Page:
Salt Works

Robert Williams' Report on the Need of Salt Manufacture
Extract from State Records, Vol. XXII, page 739
To Cornelius Harnet from Robert Williams
New Bern, May 27th 1776

(transcribed by D.W. Morton)

One of William's Many Letters to the Council Regarding Salt
To Cornelius Harnet, President, and the rest of the Council for North Carolina at Washington:
I have viewed with serious attention the situation of this province for a great while, and considered what it must suffer this winter, without a quantity of salt can be made with the utmost expedition and abundance of men employed about making salt marshes after the manner of France, Portugal and Spain. The season will be over in August. I have been long in possession of Browning upon Salt, and have made it my study for many years, and have made it my business when in Portugal to go and view their salt marshes in Lisbon.

I was going to Halifax some time since to propose it to the Congress there, but our William Thompson told me that Avery and Blackledge were appointed and only 600 pounds allowed to carry on the work, but did not tell me he was one of the commissioners himself; nor after my appointment would he consult me or say a word about it, and was unwilling to sign along with me a letter I was going to send and since delivered myself to James Coor, which letter I also showed to our other delegate, Solomon Shepard, who also took no notice of it and seemed quite unconcerned.

Must leave others to judge from whence this backwardness proceeds. When I found I was appointed a fourth commissioner, considering the common consequence, the need of dispatch, the season advancing and our suitable situation, I was in my own mind so sure at the propriety, thinking Thompson would join and encourage, that I had engaged men to make wheels and hand barrows. Was going to raft a large quantity of fine timber John Easton had ready, and was willing to risk the pay; was going to risk a considerable quantity of plant I had myself, set smiths to work and produce spades and hoes to make a rough shed to cook and eat under, some place under locks to keep utensils and provisions when we get them.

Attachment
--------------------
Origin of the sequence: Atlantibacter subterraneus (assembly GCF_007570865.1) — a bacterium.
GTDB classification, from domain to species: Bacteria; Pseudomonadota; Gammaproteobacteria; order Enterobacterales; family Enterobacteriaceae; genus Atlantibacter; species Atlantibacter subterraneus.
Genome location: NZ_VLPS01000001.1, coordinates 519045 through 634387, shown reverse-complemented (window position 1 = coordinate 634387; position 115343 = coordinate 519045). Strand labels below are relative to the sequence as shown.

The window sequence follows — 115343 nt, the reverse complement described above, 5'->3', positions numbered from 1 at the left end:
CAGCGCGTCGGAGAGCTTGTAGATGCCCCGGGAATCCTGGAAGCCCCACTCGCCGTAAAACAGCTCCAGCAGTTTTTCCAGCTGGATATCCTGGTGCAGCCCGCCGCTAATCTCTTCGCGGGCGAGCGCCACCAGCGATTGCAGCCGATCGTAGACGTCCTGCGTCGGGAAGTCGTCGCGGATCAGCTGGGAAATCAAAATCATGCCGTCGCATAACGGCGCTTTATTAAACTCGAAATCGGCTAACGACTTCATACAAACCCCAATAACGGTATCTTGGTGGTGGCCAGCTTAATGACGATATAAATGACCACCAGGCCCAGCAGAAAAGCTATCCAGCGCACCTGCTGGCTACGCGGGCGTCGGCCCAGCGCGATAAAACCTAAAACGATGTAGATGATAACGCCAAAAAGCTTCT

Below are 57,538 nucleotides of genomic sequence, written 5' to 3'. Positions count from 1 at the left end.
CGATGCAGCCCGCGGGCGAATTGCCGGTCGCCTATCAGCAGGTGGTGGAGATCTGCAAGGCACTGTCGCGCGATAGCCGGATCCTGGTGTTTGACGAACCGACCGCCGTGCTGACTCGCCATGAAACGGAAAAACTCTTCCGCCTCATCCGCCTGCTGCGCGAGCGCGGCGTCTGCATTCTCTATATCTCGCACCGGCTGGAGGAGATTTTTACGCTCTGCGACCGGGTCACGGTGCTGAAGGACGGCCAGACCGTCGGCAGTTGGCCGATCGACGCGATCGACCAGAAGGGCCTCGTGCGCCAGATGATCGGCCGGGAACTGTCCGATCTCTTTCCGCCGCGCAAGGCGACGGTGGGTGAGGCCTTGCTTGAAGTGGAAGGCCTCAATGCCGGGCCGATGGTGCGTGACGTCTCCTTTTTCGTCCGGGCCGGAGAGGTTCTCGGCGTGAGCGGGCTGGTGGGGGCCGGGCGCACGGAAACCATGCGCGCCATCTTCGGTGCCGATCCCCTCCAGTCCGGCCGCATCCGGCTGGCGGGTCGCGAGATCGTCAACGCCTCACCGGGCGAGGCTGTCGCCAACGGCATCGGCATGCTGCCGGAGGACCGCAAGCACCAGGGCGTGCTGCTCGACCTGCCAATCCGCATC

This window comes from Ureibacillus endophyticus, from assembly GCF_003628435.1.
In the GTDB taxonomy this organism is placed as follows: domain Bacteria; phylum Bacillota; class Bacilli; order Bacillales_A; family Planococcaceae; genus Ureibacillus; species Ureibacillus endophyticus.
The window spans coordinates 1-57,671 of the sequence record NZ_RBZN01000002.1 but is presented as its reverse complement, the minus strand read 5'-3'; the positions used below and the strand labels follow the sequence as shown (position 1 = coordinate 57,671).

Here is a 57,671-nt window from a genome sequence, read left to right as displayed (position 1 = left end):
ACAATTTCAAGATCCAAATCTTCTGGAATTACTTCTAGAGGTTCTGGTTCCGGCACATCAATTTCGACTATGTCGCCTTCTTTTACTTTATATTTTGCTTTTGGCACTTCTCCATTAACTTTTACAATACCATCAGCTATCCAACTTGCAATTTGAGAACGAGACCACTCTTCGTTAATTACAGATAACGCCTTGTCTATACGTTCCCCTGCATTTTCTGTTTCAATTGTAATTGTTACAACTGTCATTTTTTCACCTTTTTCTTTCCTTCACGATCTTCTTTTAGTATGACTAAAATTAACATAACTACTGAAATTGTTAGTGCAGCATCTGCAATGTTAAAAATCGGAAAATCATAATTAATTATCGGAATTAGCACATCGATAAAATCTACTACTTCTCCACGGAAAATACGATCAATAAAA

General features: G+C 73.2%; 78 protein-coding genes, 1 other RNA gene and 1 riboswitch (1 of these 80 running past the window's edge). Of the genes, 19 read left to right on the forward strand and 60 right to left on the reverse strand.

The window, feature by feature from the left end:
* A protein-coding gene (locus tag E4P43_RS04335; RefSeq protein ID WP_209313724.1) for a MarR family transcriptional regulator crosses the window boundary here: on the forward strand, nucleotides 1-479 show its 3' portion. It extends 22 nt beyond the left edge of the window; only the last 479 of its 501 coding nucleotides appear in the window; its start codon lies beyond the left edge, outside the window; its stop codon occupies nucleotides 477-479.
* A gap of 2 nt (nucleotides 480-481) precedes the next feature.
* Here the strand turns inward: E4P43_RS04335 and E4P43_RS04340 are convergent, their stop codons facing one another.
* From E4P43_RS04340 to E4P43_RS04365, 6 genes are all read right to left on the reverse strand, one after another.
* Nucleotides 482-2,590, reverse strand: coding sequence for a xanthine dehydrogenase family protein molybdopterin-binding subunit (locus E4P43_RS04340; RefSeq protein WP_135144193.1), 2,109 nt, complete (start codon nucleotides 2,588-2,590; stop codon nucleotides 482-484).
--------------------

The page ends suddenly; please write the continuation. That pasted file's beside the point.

The salt may be preserved in conical heaps, as I have seen done in Portugal, until it is carried away, and it will not receive any injury from the weather, although exposed to the open air for three years. One mask or marsh must be finished first and will, including the banks, be about 240 feet long and 150 feet large; then finish another as fast as possible, etc., and continue at it as long as the season promises any advantage from additional works. Must refer to some other observations in the draught of the letter delivered James Coor.

If the Council think well to employ me and make me the acting Superintendent upon pay, and allow the whole country of 4d per bushel to myself, delivering all accounts upon affirmation, appoint paymasters to deliver money as materials are procured and work faithfully done, they may depend on the vigorous and steady exertion of my faculties; will give up my time for the purpose. Have hitherto fatigued myself, spent money and time, traveled upon the occasion about 140 miles at different time already, without any view of superior advantage above the rest of the commissioners; but, as some pull back and others do not appear, I will not be packhorse for others to share the profits.

I cannot tell, nor anybody else from a right judgment, how long we shall be in getting the material and making the first division or mash of 18 salts beds, but would be in hopes that after we got in the way we should make another every succeeding week.We have reason to expect every salt marsh of 18 salt beds will make between 25 and 40 bushels a day in hot, dry weather. All workmen to be employed as cheap as possible. Would suppose the daily expenses may be guessed at nearly thus, including provisions, which, however, must be provided separate:
Daily expenses…Pounds 12- 5-0
For sixty days, makes….Pounds 735- 0-0

I wish that and more might be laid out for the public good, and that more laborers might be employed with propriety, as every day now is of the utmost consequence. Many marshes ought to be now finished and more carrying on.

If there is no salt made it will require but little force to subdue and starve the province, which next spring must and will fall, of course, and tumble down of itself, like an old house in a calm. If what I have offered is worthy of acceptance in receiving orders, I shall be ready at an hour’s warning, and some money must be lodged immediately in a safe hand that may be confided in New Bern.

Would recommend John Easton, an honest man, to provide provision and to be paymaster at Core Sound. If the formality of bonds be thought requisite, ‘tis best not to retard the work but do what part as soon as may be after ‘tis going on.